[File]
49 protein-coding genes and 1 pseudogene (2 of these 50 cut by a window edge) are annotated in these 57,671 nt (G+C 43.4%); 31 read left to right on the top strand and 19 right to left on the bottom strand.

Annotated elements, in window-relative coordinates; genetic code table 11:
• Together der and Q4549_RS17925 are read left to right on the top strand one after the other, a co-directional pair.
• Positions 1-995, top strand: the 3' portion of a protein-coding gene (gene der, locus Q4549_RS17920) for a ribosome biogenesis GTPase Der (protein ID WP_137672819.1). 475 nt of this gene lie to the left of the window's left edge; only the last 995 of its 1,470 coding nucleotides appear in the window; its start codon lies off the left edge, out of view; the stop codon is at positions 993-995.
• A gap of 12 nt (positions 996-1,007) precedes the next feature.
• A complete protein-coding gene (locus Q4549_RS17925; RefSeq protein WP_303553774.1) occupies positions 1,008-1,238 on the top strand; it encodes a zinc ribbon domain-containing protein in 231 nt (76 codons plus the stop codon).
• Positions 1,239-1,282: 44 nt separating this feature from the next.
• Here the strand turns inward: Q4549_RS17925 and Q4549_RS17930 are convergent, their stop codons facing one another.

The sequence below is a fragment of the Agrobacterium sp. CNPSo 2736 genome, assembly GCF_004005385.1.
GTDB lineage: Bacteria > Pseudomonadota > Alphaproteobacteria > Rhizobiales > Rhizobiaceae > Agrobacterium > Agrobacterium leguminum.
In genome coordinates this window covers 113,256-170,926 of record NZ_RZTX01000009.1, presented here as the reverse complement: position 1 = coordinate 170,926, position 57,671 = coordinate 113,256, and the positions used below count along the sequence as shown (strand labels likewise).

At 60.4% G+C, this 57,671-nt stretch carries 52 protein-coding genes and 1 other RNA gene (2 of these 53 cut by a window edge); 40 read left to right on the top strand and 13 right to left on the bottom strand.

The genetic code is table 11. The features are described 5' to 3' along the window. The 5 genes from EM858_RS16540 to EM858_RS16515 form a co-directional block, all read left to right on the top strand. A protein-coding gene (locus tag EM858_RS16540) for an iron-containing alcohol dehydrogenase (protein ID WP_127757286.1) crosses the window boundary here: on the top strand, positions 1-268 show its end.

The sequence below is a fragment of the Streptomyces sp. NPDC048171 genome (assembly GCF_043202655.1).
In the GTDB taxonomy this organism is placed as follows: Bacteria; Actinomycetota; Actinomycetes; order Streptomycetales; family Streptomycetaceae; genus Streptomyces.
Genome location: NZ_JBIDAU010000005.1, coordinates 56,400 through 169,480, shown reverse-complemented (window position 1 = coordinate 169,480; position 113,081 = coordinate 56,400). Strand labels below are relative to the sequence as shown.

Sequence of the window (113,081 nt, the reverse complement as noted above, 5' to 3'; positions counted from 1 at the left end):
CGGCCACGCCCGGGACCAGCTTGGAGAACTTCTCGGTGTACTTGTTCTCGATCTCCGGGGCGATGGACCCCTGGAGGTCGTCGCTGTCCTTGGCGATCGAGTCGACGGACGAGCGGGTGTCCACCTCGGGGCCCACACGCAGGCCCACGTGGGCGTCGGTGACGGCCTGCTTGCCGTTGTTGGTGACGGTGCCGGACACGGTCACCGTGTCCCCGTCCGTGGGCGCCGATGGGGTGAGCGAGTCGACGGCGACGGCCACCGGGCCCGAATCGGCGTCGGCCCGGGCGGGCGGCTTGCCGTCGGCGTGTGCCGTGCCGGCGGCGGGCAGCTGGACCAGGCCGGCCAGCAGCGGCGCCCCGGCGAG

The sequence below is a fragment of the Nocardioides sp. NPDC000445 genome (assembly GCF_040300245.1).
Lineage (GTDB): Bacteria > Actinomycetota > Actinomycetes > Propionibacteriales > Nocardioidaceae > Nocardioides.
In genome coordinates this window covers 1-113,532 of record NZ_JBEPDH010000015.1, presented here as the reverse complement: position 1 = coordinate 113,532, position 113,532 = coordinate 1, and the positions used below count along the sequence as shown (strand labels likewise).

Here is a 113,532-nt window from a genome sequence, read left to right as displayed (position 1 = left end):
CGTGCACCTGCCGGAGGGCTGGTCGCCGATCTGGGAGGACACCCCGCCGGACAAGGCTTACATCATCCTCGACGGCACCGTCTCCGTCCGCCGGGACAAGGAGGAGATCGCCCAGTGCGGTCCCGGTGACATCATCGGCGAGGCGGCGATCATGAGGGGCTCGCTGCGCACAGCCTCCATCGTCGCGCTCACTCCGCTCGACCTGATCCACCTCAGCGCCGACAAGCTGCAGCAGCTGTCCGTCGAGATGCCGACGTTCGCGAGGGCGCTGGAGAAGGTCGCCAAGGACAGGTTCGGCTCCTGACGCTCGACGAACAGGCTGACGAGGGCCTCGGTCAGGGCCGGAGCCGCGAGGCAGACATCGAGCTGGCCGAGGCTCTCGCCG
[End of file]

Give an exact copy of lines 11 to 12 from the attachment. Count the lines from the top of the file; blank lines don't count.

In genome coordinates this window covers 113,256-170,926 of record NZ_RZTX01000009.1, presented here as the reverse complement: position 1 = coordinate 170,926, position 57,671 = coordinate 113,256, and the positions used below count along the sequence as shown (strand labels likewise).

At 60.4% G+C, this 57,671-nt stretch carries 52 protein-coding genes and 1 other RNA gene (2 of these 53 cut by a window edge); 40 read left to right on the top strand and 13 right to left on the bottom strand.